Abortion is currently the most fevered issue in American life, sometimes even surpassing questions of national security and defense, the economy, international terrorism, health care, Social Security, Medicare and Medicaid, drug usage, and education.
While we know the shorthand linguistic terms employed in the never-ending public argument over abortion — pro-choice, pro-life, personhood, “war against women,” family values, Roe v. Wade, sanctity of life, “safe, legal and rare” — there is an emerging issue with a three-letter abbreviation that may soon dominate our religious, political and cultural debates: assisted reproductive technology, or ART.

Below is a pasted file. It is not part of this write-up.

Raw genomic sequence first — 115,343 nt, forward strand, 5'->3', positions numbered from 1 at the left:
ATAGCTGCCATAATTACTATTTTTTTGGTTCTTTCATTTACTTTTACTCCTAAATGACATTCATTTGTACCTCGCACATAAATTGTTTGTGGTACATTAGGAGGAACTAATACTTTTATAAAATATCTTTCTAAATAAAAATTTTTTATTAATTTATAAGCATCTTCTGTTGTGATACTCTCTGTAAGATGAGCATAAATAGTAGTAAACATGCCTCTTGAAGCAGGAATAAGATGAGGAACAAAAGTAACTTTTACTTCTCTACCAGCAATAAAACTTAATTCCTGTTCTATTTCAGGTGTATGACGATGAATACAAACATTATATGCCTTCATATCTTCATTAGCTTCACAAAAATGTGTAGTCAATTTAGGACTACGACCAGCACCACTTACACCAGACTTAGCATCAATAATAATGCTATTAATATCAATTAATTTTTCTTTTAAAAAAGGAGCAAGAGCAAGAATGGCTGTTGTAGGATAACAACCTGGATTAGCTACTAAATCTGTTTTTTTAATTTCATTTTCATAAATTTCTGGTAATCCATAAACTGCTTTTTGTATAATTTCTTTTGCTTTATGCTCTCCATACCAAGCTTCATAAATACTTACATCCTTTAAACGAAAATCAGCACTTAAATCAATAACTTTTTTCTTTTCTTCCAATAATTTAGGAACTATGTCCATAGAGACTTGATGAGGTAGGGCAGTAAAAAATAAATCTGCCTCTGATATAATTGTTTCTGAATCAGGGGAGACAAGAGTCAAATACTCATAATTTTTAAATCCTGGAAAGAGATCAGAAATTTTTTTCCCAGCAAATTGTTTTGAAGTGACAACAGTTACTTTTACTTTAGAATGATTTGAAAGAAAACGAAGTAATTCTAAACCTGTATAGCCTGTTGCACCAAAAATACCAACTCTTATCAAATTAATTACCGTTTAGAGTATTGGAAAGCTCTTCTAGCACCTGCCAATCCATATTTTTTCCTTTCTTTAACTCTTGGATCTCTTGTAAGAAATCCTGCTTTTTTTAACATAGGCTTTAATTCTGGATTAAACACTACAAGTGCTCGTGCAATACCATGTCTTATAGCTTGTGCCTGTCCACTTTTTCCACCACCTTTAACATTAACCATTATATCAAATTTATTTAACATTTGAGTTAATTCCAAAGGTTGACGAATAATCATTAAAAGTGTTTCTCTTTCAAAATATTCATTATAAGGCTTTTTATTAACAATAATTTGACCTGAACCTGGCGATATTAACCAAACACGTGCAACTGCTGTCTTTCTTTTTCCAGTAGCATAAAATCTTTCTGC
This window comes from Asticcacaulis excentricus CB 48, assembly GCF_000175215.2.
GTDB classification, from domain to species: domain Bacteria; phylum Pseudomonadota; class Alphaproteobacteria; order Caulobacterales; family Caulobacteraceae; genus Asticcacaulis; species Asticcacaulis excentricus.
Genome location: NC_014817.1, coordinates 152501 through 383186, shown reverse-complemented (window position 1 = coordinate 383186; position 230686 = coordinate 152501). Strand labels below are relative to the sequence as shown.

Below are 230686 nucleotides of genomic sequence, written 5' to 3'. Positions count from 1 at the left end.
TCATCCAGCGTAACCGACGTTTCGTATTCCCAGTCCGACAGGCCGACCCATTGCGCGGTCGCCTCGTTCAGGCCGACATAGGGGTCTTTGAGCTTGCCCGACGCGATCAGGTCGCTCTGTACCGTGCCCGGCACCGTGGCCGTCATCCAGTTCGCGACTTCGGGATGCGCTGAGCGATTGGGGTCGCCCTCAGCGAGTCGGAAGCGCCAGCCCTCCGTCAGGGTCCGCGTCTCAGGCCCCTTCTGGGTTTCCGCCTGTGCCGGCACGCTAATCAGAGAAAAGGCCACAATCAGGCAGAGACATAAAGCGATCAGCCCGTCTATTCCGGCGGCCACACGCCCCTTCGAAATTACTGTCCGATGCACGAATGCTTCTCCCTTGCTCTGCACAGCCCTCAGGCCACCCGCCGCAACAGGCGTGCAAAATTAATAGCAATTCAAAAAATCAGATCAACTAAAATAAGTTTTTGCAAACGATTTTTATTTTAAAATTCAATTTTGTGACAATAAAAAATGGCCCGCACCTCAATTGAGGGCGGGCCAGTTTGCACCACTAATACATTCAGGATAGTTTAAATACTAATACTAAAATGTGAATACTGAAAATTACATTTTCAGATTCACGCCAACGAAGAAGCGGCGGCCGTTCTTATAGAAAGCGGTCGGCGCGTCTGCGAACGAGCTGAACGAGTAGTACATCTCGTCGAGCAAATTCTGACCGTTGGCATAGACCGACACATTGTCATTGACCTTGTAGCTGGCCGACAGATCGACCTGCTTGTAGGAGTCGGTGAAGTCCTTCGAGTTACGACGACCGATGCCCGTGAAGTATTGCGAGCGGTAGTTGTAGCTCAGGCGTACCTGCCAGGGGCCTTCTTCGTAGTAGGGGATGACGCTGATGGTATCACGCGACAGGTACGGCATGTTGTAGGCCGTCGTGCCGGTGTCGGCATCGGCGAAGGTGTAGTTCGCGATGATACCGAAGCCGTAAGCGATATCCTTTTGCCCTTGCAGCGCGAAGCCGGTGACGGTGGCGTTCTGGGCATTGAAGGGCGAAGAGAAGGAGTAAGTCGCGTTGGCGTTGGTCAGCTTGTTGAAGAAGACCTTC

Just as abortion has divided our nation, ART could do the same, especially as it becomes better known and more widely practiced in America.
ART offers women — heterosexual, lesbian, single, or married — a method to become pregnant through a complex procedure involving anonymous donor sperm. A recent Religion News Service story indicated that 30,000-60,000 donor-conceived children are born each year in the United States and as the technology improves, that number will grow.